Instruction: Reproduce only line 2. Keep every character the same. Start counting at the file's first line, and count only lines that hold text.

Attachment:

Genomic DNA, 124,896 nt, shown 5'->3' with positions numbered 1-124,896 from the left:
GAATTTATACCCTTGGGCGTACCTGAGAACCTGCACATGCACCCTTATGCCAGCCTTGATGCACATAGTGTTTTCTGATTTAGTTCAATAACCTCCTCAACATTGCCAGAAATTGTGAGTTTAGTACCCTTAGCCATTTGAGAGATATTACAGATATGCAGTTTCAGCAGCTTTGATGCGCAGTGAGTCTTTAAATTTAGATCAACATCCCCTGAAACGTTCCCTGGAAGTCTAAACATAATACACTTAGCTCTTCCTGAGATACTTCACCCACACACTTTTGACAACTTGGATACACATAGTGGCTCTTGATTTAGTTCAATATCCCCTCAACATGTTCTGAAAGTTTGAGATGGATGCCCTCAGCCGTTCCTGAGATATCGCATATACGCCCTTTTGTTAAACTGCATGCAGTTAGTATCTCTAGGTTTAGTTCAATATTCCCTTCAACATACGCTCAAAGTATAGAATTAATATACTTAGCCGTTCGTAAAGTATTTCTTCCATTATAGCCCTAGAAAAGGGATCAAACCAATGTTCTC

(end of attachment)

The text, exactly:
GAATTTATACCCTTGGGCGTACCTGAGAACCTGCACATGCACCCTTATGCCAGCCTTGATGCACATAGTGTTTTCTGATTTAGTTCAATAACCTCCTCAACATTGCCAGAAATTGTGAGTTTAGTACCCTTAGCCATTTGAGAGATATTACAGATATGCAGTTTCAGCAGCTTTGATGCGCAGTGAGTCTTTAAATTTAGATCAACATCCCCTGAAACGTTCCCTGGAAGTCTAAACATAATACACTTAGCTCTTCCTGAGATACTTCACCCACACACTTTTGACAACTTGGATACACATAGTGGCTCTTGATTTAGTTCAATATCCCCTCAACATGTTCTGAAAGTTTGAGATGGATGCCCTCAGCCGTTCCTGAGATATCGCATATACGCCCTTTTGTTAAACTGCATGCAGTTAGTATCTCTAGGTTTAGTTCAATATTCCCTTCAACATACGCTCAAAGTATAGAATTAATATACTTAGCCGTTCGTAAAGTATTTCTTCCATTATAGCCCTAGAAAAGGGATCAAACCAATGTTCTC